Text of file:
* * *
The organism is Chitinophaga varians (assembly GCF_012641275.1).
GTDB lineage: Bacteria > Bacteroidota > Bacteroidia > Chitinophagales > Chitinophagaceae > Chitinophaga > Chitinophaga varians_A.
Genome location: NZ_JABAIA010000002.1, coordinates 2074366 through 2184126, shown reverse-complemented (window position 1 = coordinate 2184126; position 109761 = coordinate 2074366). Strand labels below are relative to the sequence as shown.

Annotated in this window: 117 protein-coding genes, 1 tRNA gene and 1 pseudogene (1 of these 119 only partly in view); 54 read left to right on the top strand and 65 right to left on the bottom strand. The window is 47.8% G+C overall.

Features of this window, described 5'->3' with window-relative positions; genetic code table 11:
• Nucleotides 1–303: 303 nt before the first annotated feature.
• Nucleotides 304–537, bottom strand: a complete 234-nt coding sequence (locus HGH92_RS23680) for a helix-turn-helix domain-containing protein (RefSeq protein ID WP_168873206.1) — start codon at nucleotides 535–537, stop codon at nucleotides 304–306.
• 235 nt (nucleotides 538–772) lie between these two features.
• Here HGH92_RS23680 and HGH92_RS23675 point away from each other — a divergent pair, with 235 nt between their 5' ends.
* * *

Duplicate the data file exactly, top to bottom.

The organism is Chitinophaga varians (assembly GCF_012641275.1).
GTDB lineage: Bacteria > Bacteroidota > Bacteroidia > Chitinophagales > Chitinophagaceae > Chitinophaga > Chitinophaga varians_A.
Genome location: NZ_JABAIA010000002.1, coordinates 2074366 through 2184126, shown reverse-complemented (window position 1 = coordinate 2184126; position 109761 = coordinate 2074366). Strand labels below are relative to the sequence as shown.

Annotated in this window: 117 protein-coding genes, 1 tRNA gene and 1 pseudogene (1 of these 119 only partly in view); 54 read left to right on the top strand and 65 right to left on the bottom strand. The window is 47.8% G+C overall.

Features of this window, described 5'->3' with window-relative positions; genetic code table 11:
• Nucleotides 1–303: 303 nt before the first annotated feature.
• Nucleotides 304–537, bottom strand: a complete 234-nt coding sequence (locus HGH92_RS23680) for a helix-turn-helix domain-containing protein (RefSeq protein ID WP_168873206.1) — start codon at nucleotides 535–537, stop codon at nucleotides 304–306.
• 235 nt (nucleotides 538–772) lie between these two features.
• Here HGH92_RS23680 and HGH92_RS23675 point away from each other — a divergent pair, with 235 nt between their 5' ends.